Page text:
Experiencing a world of media and information literacy reggae-style in Jamaica

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Taking MIL seriously: participants at the conference call for urgent action* © UNESCO/UWI
27 October 2017

If conference dialogue was a song, then the most popular reggae tune played at the 6th Global MIL Week feature conference in Jamaica this week would have been “Enabling media and information literate minds in critical times”.  

From all over the world, “singers” came to the small island state on 25 October 2017 - with close to 200 representatives from over 40 countries. They gathered in music for a chorus that has been sung for several decades, but now with a faster tempo given the growing urgency of action.

The speakers on the first day were in harmony in calling on decision-makers to listen and act to make media and information literacy (MIL) training accessible to all.

Mr Cordel Green, Executive Director of the Broadcasting Commission of Jamaica and Chair of the Information Advisory Committee of the Jamaica National Commission for UNESCO, noted that this global event on MIL could not have been more momentous, in the light of the shift in the global information and communication landscape.

The Director, in his introductory remarks, highlighted the ongoing MIL programme of the Broadcasting Commission, started in cooperation with UNESCO back in 2006.

“In today’s rapidly changing world, we should use every possible occasion to discuss, debate and exchange on how we can find and implement new ways of learning and sharing , and how to examine and respond to the challenges that come with them. MIL widens opportunities for people to make a positive impact on their societies and to pursue their dreams,” said Ms Isabel Viera Bermudez, Adviser for Communication and Information, speaking on behalf of Ms Katherine Grisby, Director and Representative of the UNESCO Cluster Office for the Caribbean.

The University of the West Indies - the host of this year’s feature conference - was represented by Ambassador Dr. Richard L. Bernal, Pro-Vice-Chancellor for Global Affairs. The Ambassador welcomed all and emphasized our common purpose in discussions on MIL worldwide.

“The role of libraries in realising media and information literate societies has never been more crucial,” stated Ms Glòria Pérez-Salmeròn, President of the International Federation of Library Associations and Institutions (IFLA). A society that undervalues its libraries will compromise its most important resource, its people and their minds. Libraries have been, and must be supported to do more to lead the orchestra of media and information literate minds, reggae style, she noted. IFLA is synonymous with MIL and stands in harmony with Global MIL Week, she added.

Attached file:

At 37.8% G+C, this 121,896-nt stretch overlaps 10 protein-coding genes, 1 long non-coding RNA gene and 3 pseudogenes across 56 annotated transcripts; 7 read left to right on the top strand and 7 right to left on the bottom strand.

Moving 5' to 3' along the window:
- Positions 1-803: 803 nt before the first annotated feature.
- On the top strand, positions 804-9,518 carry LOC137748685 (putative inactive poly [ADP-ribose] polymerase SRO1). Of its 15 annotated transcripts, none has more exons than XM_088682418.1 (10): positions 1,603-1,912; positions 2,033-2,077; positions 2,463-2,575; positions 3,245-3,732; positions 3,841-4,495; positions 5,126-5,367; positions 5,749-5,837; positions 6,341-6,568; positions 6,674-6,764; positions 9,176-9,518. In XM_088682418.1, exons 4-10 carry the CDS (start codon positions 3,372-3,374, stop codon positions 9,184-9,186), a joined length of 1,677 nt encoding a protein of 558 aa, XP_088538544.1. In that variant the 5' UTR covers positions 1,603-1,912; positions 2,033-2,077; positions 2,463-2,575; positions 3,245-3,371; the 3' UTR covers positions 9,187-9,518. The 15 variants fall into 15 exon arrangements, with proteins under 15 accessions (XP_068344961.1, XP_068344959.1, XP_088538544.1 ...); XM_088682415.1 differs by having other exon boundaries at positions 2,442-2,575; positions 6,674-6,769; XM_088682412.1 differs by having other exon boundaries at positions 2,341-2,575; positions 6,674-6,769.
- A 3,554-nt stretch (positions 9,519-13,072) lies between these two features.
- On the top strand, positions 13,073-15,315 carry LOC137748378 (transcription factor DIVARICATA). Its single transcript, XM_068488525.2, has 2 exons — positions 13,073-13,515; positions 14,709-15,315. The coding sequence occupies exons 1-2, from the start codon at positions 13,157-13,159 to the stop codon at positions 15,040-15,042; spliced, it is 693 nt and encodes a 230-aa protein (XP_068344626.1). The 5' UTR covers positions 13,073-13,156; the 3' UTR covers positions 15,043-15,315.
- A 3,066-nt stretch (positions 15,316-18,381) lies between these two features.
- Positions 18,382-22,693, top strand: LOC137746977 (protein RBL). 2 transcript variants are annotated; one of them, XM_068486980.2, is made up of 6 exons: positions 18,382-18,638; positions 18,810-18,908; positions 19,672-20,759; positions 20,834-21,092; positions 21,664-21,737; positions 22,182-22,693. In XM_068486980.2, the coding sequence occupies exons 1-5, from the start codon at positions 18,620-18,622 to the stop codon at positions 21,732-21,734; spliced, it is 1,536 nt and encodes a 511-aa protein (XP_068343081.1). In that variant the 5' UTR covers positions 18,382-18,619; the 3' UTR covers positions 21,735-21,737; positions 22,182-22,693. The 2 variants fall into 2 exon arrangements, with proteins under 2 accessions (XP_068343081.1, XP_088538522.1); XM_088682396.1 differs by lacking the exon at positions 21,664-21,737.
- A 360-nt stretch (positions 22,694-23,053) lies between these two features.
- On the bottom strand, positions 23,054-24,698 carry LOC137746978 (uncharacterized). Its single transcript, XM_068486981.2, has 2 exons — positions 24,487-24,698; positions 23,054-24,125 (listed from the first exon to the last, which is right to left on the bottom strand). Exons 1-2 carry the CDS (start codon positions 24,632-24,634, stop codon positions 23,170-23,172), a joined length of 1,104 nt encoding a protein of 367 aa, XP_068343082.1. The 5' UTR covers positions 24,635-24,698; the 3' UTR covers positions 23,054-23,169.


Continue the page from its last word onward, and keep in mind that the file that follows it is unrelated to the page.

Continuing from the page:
The Hon. Olivia Grange, Member of Parliament and Minister of Education, Youth, and Information welcomed all “to the country that rocks to the beat of change”. The Minister stated that an education system that ignores learning that takes place outside of the formal classroom setting, including through popular culture, risks sacrificing its impact. She noted that Jamaica has been a long supporter of MIL. “As we (Jamaica) vie for a seat on the UNESCO Executive Board, I promise that MIL will be a priority if the country is successful in its bid,” she continued.

In a keynote address that received rock star welcome, Mr Frank La Rue, Assistant Director-General for Communication and Information, UNESCO, also sang of MIL to a reggae tune. The Assistant Director-General (ADG) said that critical thinking is intrinsic to ongoing human development. “We all went through the development stage of asking Why, Why, Why? It is this state of mind that must be nurtured throughout our lives, especially as media and technology have phenomenally expanded our communicative capacities” he insisted.

The ADG stayed on the “one-drop” reggae beat when he said, “MIL is the most important tool for addressing misinformation and disinformation. We must then build appropriate minds and attitude. We must ensure critical minds for critical times, through MIL, to redefine people’s identity and information culture,” he ended.

Alton Grizzle, Programme Specialist with direct responsibility for UNESCO’s global strategy on MIL kept all of the nearly 200 representatives chanting the reggae beat to MIL, as he, together with Professor Esther Hamburger, Chair of the MILID Network and Carolyn Wilson, Chair of the GAPMIL International Steering Committee, announced four MIL awards from GAPMIL, recognising outstanding contributions to promoting MIL worldwide.

The first day continued with vibrant debate and knowledge sharing through several plenary and parallel sessions. Please follow our website for more news about the GAPMIL Global MIL Awardees, the day’s proceedings and other news about Global MIL Week. The beat goes on!

Contact: Alton Grizzle, a.grizzle@unesco.org and Xu Jing, ji.xu@unesco.org

*R-L: Mr Cordel Green, Executive Director of the Broadcasting Commission of Jamaica; Dr Paulette Stewart, Head of the Department of Library and Information Services; Mr Hopeton Dunn (Jamaica), Director, Caribbean School of Media and Communication (CARIMAC); The Hon Olivia Grange MP, Minister of Culture, Gender, Entertainment and Sports and Chairperson of the Jamaica National Commission for UNESCO; Ms Paulette Kerr, Campus Librarian The University of the West Indies, Mona; Ms Glòria Pérez-Salmerón, President, International Federation of Library Associations and Institutions Ambassador Dr. Richard L. Bernal, Pro-Vice-Chancellor for Global Affairs; Ms Isabel Viera Bermudez, Adviser for Communication and Information in the UNESCO Cluster Office for the Caribbean; and Alton Grizzle Programme Specialist, UNESCO Headquarters, Paris - Manager for UNESCO’s global actions on Media and Information Literacy